Structural mass is an important measure of the effort and resources required to build a habitat. To compare the masses required to construct different geometries two questions must be answered: How much mass is required to obtain a given amount of projected area? How much mass is needed to get a given habitable volume?
Formulas for the structural masses for several different geometries are given in table 4-7 both for stressed skin and for ribbed construction. It is convenient to represent the sphere as a limiting case of a cylinder with spherical endcaps.
TABLE 4-7 (gif format)
Geometry | Stressed skin | Ribbed |
---|---|---|
Torus | ||
Cylinder with endcaps |
To do this the aspect ratio, = L/R, is defined. It is also convenient to express the minor radius of the torus in terms of an aspect ratio .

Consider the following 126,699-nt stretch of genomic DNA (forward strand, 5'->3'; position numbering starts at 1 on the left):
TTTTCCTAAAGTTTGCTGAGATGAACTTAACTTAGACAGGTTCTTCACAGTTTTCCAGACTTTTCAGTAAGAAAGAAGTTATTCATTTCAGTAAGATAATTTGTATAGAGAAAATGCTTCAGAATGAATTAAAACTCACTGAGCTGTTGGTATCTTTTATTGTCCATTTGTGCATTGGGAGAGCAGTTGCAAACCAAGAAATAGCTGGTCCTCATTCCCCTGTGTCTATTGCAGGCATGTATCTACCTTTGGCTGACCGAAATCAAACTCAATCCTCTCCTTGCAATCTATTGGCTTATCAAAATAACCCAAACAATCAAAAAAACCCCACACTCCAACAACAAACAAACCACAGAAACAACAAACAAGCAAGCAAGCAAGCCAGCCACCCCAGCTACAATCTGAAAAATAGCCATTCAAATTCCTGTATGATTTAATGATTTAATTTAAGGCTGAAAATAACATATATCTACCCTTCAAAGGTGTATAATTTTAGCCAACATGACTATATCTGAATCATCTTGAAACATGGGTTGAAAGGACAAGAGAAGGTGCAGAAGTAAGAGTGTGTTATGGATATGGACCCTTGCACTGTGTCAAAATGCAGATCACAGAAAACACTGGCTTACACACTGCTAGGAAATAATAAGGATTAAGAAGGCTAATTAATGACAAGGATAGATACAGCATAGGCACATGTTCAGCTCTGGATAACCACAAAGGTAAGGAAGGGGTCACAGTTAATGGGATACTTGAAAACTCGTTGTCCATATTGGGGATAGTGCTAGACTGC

Mass Per Projected Area or Per Habitable Volume for Different Geometries
From the formulas in tables 4-6 and 4-7, the mass required for a piece of projected area in a given geometry can be calculated. These tables also permit the mass per unit habitable volume to be determined.
It is convenient to compare different geometries by taking the ratio of their masses per projected area. The ratio of the mass per projected area for a cylinder with spherical endcaps to the mass per projected area for a torus (where for simplicity only stressed skin construction is considered) is given by:
which is independent of R and g and, therefore, of rotation rate.
Figure 4-19 is a graph of the variation of this ratio for several configurations. Where = 0, a torus and a sphere are compared; whereas for = 10, the four models C-1 to C-4 discussed by O'Neill (ref. 1) are compared to the corresponding toruses. In each case the internal load is taken to be 0.16 of the pressure of the atmosphere; the design figure in this study.
From tables 4-6 and 4-7 an expression can be derived for the ratio of the mass per habitable volume of a cylinder with spherical endcaps to the mass per habitable volume of a torus.
where